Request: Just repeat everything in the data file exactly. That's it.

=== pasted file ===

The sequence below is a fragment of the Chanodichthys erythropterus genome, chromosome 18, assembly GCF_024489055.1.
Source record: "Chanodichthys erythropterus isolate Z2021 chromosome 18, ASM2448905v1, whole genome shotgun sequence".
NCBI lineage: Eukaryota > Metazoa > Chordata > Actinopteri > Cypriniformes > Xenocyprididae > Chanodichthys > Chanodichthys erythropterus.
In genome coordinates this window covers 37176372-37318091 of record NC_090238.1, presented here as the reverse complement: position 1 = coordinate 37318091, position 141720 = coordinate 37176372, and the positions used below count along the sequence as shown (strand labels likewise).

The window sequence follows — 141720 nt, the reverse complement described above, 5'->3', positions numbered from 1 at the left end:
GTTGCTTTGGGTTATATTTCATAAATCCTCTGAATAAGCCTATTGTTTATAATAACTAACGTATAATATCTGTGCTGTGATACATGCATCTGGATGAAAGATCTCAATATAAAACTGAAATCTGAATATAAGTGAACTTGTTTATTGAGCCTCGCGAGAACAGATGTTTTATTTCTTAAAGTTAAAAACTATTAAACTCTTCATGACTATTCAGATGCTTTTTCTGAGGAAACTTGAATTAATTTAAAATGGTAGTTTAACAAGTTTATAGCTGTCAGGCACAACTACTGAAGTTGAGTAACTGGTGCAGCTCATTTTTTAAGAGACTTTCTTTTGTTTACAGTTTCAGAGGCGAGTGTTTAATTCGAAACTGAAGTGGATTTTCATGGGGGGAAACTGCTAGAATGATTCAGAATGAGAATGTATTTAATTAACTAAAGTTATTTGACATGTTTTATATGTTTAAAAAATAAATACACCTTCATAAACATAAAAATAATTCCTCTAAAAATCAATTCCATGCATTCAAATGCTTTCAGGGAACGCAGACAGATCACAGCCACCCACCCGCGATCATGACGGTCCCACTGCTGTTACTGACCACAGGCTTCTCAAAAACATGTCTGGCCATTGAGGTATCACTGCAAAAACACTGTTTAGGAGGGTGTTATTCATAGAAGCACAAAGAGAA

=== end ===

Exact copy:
The sequence below is a fragment of the Chanodichthys erythropterus genome, chromosome 18, assembly GCF_024489055.1.
Source record: "Chanodichthys erythropterus isolate Z2021 chromosome 18, ASM2448905v1, whole genome shotgun sequence".
NCBI lineage: Eukaryota > Metazoa > Chordata > Actinopteri > Cypriniformes > Xenocyprididae > Chanodichthys > Chanodichthys erythropterus.
In genome coordinates this window covers 37176372-37318091 of record NC_090238.1, presented here as the reverse complement: position 1 = coordinate 37318091, position 141720 = coordinate 37176372, and the positions used below count along the sequence as shown (strand labels likewise).

The window sequence follows — 141720 nt, the reverse complement described above, 5'->3', positions numbered from 1 at the left end:
GTTGCTTTGGGTTATATTTCATAAATCCTCTGAATAAGCCTATTGTTTATAATAACTAACGTATAATATCTGTGCTGTGATACATGCATCTGGATGAAAGATCTCAATATAAAACTGAAATCTGAATATAAGTGAACTTGTTTATTGAGCCTCGCGAGAACAGATGTTTTATTTCTTAAAGTTAAAAACTATTAAACTCTTCATGACTATTCAGATGCTTTTTCTGAGGAAACTTGAATTAATTTAAAATGGTAGTTTAACAAGTTTATAGCTGTCAGGCACAACTACTGAAGTTGAGTAACTGGTGCAGCTCATTTTTTAAGAGACTTTCTTTTGTTTACAGTTTCAGAGGCGAGTGTTTAATTCGAAACTGAAGTGGATTTTCATGGGGGGAAACTGCTAGAATGATTCAGAATGAGAATGTATTTAATTAACTAAAGTTATTTGACATGTTTTATATGTTTAAAAAATAAATACACCTTCATAAACATAAAAATAATTCCTCTAAAAATCAATTCCATGCATTCAAATGCTTTCAGGGAACGCAGACAGATCACAGCCACCCACCCGCGATCATGACGGTCCCACTGCTGTTACTGACCACAGGCTTCTCAAAAACATGTCTGGCCATTGAGGTATCACTGCAAAAACACTGTTTAGGAGGGTGTTATTCATAGAAGCACAAAGAGAA